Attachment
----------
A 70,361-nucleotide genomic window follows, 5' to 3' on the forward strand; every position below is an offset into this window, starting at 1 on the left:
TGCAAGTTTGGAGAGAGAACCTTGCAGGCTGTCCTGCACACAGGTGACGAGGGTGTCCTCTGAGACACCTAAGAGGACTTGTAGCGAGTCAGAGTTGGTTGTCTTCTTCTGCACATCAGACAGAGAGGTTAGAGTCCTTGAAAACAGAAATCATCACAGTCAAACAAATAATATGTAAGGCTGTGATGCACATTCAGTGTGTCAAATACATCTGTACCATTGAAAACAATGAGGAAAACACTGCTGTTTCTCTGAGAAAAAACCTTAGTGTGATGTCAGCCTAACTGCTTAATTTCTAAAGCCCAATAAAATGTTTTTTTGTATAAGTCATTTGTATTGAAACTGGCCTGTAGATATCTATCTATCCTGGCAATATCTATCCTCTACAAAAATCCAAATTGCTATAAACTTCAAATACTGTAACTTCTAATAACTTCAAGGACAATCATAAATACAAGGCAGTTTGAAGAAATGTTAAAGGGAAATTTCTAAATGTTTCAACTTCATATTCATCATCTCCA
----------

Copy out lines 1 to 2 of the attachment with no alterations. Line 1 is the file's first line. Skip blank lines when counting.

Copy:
A 70,361-nucleotide genomic window follows, 5' to 3' on the forward strand; every position below is an offset into this window, starting at 1 on the left:
TGCAAGTTTGGAGAGAGAACCTTGCAGGCTGTCCTGCACACAGGTGACGAGGGTGTCCTCTGAGACACCTAAGAGGACTTGTAGCGAGTCAGAGTTGGTTGTCTTCTTCTGCACATCAGACAGAGAGGTTAGAGTCCTTGAAAACAGAAATCATCACAGTCAAACAAATAATATGTAAGGCTGTGATGCACATTCAGTGTGTCAAATACATCTGTACCATTGAAAACAATGAGGAAAACACTGCTGTTTCTCTGAGAAAAAACCTTAGTGTGATGTCAGCCTAACTGCTTAATTTCTAAAGCCCAATAAAATGTTTTTTTGTATAAGTCATTTGTATTGAAACTGGCCTGTAGATATCTATCTATCCTGGCAATATCTATCCTCTACAAAAATCCAAATTGCTATAAACTTCAAATACTGTAACTTCTAATAACTTCAAGGACAATCATAAATACAAGGCAGTTTGAAGAAATGTTAAAGGGAAATTTCTAAATGTTTCAACTTCATATTCATCATCTCCA